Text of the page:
Weldon Keys’ Self-Titled Debut Album | On The Record



There are two principal ingredients mingling at the fulcrum of Weldon Keys’ debut album: One country-inflected moan that betrays wistfulness and one insatiable electric guitar that fights it with joy.

On Dec. 19 at Vega, the Lincoln four-piece released its first offering, which exists only in a vivid vinyl packaging. Weldon Keys began about a year ago as a recording project. It was initially intended to provide a lifespan for some of the music written between Mark Bestul and J.D. Kuskie. And that factual detail is essential for understanding the breadth of the album. The songs feel distinctly like they’ve grown out of writing exercises between the guitarist Bestul and the singer Kuskie, rock guitar riffs with a significant degree of technical difficulty (given their speed and omnipresence), in a state of play with the singing.  

Bestul (lead guitar), Kuskie (vocals, guitar) and David Merritt (bass, keys) all hail from a mid-2000s Lincoln band called Icarian Bird. In Weldon Keys, they’re joined by the storied Lincoln drumming hands of former Ideal Cleaners percussionist Ted Alesio (also of The Wondermonds).

The album opener “Prelude” is Exhibit A for the window dressing on which the album at first thrives. It presents musical flightiness and a hint of instrumental diversion before the guitar-speared delivery of the classic rock goods in “That Summer” take over. Even if the majority of the Weldon Keys meal is the equivalent of something hearty and American in the eight songs to follow, the transition from “Prelude” to “That Summer” is an appetite whetter.

Kuskie’s lyrics appear as a collection of ruminations over a formative but damaging relationship — a love lost that maybe should have been lost sooner for the sake of the narrator’s peace of mind. Past-obsessed songs like “That Summer” and “Revisionist” relate to each other as something insular, with the hindsight of a passion project devoted to love letters with crinkled corners and ambiguous dates, such as December 1991. The tracks are guided by a first-person, hammer-headed nostalgia from the lyrical school of John Mellencamp with the ultimate conclusion being that either Kuskie or the voice he speaks through has a lot to say about bygone relationships but openly acknowledges that confusion still reigns when he rehashes and rebrands the glory days.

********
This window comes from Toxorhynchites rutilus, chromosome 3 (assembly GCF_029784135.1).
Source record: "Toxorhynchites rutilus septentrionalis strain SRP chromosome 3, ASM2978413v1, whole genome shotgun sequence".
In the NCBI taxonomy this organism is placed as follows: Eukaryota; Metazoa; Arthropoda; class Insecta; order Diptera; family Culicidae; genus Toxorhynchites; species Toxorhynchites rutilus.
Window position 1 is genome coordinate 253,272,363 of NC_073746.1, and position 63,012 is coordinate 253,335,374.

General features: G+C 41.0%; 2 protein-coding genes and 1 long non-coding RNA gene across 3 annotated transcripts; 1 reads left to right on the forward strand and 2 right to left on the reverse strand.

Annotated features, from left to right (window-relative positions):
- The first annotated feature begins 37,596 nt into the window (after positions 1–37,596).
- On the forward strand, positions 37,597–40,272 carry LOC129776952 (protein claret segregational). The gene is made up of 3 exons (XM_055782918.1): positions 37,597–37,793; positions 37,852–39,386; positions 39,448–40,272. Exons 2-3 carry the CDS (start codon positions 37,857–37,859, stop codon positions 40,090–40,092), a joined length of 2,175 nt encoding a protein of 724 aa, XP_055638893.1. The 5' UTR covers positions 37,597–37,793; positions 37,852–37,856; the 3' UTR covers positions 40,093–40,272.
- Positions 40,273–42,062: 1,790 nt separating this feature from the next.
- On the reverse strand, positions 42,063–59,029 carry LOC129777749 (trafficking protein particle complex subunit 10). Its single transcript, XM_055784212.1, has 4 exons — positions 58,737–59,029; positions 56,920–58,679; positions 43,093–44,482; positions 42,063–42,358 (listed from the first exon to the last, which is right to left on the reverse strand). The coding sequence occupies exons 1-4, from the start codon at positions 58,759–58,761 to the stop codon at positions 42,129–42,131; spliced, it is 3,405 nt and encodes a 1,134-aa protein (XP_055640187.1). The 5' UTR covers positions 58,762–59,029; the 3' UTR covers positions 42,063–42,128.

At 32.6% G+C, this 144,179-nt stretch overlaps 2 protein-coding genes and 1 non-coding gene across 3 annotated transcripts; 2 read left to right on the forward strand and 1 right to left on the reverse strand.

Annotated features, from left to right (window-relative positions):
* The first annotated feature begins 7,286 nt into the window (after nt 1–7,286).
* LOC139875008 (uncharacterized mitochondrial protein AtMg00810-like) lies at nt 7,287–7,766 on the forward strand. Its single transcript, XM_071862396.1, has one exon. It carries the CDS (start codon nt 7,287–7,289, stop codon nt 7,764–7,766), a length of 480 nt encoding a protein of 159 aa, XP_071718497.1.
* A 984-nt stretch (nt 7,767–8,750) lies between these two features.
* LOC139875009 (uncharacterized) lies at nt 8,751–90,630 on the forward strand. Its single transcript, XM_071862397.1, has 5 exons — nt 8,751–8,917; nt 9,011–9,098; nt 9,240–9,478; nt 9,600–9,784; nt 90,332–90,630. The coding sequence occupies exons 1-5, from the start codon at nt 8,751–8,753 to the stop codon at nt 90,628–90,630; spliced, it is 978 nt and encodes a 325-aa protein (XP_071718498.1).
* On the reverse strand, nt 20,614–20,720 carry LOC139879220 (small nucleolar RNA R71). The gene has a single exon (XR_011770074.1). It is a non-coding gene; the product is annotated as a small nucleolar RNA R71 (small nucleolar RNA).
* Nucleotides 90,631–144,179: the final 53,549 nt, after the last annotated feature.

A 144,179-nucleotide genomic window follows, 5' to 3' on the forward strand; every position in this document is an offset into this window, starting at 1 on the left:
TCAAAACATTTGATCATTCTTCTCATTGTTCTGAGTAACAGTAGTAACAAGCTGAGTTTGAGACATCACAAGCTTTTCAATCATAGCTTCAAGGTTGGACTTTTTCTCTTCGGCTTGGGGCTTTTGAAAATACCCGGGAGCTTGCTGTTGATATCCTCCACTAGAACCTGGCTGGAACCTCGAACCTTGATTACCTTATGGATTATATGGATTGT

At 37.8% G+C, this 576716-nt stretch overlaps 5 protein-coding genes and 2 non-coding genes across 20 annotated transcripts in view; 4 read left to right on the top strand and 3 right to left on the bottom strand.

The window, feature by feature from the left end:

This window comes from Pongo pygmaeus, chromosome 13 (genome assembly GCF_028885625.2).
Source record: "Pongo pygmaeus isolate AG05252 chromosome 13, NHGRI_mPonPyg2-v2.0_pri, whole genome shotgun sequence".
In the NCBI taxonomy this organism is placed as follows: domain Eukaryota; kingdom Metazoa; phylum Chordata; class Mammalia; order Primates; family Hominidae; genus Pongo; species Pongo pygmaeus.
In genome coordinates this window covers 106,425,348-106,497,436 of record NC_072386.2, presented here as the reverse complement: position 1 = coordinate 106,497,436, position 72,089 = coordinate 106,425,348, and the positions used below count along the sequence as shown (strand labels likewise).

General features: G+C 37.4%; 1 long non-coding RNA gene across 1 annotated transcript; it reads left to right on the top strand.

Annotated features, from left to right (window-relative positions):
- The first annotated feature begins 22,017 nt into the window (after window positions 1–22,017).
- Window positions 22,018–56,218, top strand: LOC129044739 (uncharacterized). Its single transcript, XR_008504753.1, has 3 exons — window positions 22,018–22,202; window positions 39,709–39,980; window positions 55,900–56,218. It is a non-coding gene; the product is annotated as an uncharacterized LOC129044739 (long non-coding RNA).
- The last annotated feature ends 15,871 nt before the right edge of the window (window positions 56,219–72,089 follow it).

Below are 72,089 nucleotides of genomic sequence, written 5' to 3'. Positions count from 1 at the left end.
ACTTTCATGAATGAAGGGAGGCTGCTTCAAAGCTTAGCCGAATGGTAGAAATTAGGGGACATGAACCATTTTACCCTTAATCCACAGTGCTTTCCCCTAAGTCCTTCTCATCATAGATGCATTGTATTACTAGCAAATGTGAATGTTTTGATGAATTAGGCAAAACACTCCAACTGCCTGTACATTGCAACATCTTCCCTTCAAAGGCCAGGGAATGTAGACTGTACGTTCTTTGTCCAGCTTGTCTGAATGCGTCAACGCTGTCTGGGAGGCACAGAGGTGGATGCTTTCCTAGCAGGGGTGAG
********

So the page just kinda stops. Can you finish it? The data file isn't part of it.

The ethos of Weldon Keys’ music is innocent and appealing by virtue of how established it is within the lexicon of 20th century pop music. It’s stably working class — down to the metal-smelting band name, tweaked from the Beatrice-born poet Weldon Kees. In this right, there’s ample room in Nebraska music for a heartfelt version of this rock ‘n’ roll written by faithful fans of the genre wanting to lend their voices to it, even if the results are more personally than publicly ambitious.

Mark Bestul’s lead guitar is the star of these songs, almost entirely riff-oriented — the livelier half of the guitar-voice partnership. Reminiscent of See Through Dresses’ debut LP (but in a much more traditional rock aesthetic) the electric guitar with its two and three different riffs per song actually might have more to say about where verses and choruses stop and start than the lyrics.

And occasional divergences from that steadiness are notable. In “Bare Branches,” Kuskie’s voice slides in and out of notes as the choruses repeat and age and Bestul’s guitar stretches into one of the album’s rare uses of reverb. On “Another State,” Bestul’s mid-song solo (and his main repeated riff during verses) hinges on a blue note that scrapes against the song’s central chord.

In a Hear Nebraska song premiere of “Sofia (Part Two)” and “Old Letters,” Bestul spoke with affirmation of the band’s no-frills approach to the songs, to their playability. In the tradition of the ‘70s rock ‘n’ roll quartet, there’s no smoke and mirrors here, nothing the band couldn’t replicate on a live stage. Kuskie’s voice is affected with a country rock drawl that appears most at home on the song “Questions” where it matches traditional aesthetics with colorful pedal steel playing from Steve “Fuzzy” Blazek.

On this record, Weldon Keys compensates well for some its lost band-ness — for the days in which they considered themselves to be an “archival project.” They sprung for beautiful vinyl with burnt color covering and for the recording and mastering services of Mark Wolberg and Doug Van Sloun, respectively. The inclusion of Fuzzy Blazek’s pedal steel on “Questions” — a song they maintain will be less country onstage — demonstrates enough confidence in the live act and its straightforwardness that they might take an instrumental liberty or two on the album.  

With all intention to perform in the future, it’s critical to consider that Weldon Keys has really only taken the one step so far — albeit a big one — toward realizing themselves as a creative force. This isn’t music that values pioneering genre or that stitches a new seam in the last fifty years of roots rock. It asks for the right to shred a little, to compose a few eye-catching parts and sing some hard memories off its chest. Of course.

Chance Solem-Pfeifer is Hear Nebraska’s staff writer. Seriously, if there were every a case for splurging on vinyl, it’s the visual packaging for this album. Seek it out. Reach Chance at chancesp@hearnebraska.org.